In Focus

Arena spending bill tweaked before final passage

Thursday, June 06, 2013

The NBA finals have just started, and it wasn't that long ago that the NBA's best were playing in Houston in the All-Star game. That's when the use of your tax dollars to lure big sporting events to Texas came under fire.

When we found the taxpayer-funded big screens and fancy bars and TVs and millions of tax dollars spent on arena upgrades, the outrage was obvious.

"Sports owners and the leagues are some of the greediest people you will ever find and they will take and take and take and take," State Sen. Dan Patrick (R-Houston) said.

The state's major events trust fund was designed to help lure big sporting events to Texas, like the All-Star game or the Super Bowl.

Early on, it was used to pay back cities for overtime and trash pickup. But without anyone looking, it evolved into a wish list of big ticket dreams for team owners and event organizers.

The most glaring example was a tax dollar-funded $8 million Jumbotron for an arena in Dallas and the Houston plan to do the same for the Toyota Center.

Eight days after our first investigation, lawmakers were teaming up to ban the practice and the bill flew through the Texas Senate.

But then something happened when it got to the House. The people who bring these events to Texas fired back, saying the money was needed. That, despite the fact few other states even come close to giving away what Texas does.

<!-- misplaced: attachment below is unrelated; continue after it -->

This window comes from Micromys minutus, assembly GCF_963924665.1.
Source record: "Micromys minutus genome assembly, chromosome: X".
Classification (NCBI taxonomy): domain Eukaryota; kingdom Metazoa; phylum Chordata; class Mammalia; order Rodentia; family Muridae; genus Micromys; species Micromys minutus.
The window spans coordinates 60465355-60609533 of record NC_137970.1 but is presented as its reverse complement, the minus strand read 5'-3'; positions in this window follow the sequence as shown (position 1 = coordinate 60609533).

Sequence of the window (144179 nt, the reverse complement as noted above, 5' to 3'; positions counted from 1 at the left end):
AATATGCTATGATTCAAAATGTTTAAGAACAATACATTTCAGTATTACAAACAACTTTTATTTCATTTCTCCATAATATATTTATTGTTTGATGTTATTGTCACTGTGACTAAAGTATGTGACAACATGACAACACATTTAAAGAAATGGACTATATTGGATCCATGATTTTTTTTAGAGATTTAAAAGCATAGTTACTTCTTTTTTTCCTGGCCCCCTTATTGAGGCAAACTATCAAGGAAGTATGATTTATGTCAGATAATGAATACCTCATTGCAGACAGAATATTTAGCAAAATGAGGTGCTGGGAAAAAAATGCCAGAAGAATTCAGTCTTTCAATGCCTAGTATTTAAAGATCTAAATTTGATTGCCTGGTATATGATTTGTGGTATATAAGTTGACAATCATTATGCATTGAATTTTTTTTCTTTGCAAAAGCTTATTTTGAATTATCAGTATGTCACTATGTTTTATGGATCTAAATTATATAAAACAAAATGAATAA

"This should have been a no brainer," Patrick said.

The first thing to go was the audit. That's the plan figure out where your money went, and now it's gone.

"The taxpayers of Texas lost. Politicians who want to shield their activities won," State Sen. Wendy Davis (R-Fort Worth) said.

The ban on spending tax money on things like multi-million dollar Jumbotron was gone too.

"It went to the House, and it pretty was much gutted," Patrick said.

"I don't think we gutted the bill at all," State Rep. Jason Isaac (R-Dripping Spring) said. "If the bill had died, that would have been a travesty."

Isaac took charge of the bill in the House and he thinks he made it stronger.

"You're not ashamed of this at all?" we asked him.

"No," he said.

Isaac says the audit would've cost too much and big screen bans could force events to other states. Isaac claims his changes put more documents online to help you watch where your money is spent, and new rules will make sure the tax dollar payouts match the tax dollars that come in.

But if they do match, your money can still be spent on Jumbotrons and shoe shine stands and TVs for elevator lobbies.

"From the expenses that I have seen, I think it's been a very good return on our investment," Isaac said.

Isaac's version won the day and his bill now awaits the governor's signature.

"We have to remember this is taxpayer money," Davis said.

The request for the $8 million Houston big screen, by the way, has still not been submitted but now faces no legal opposition.
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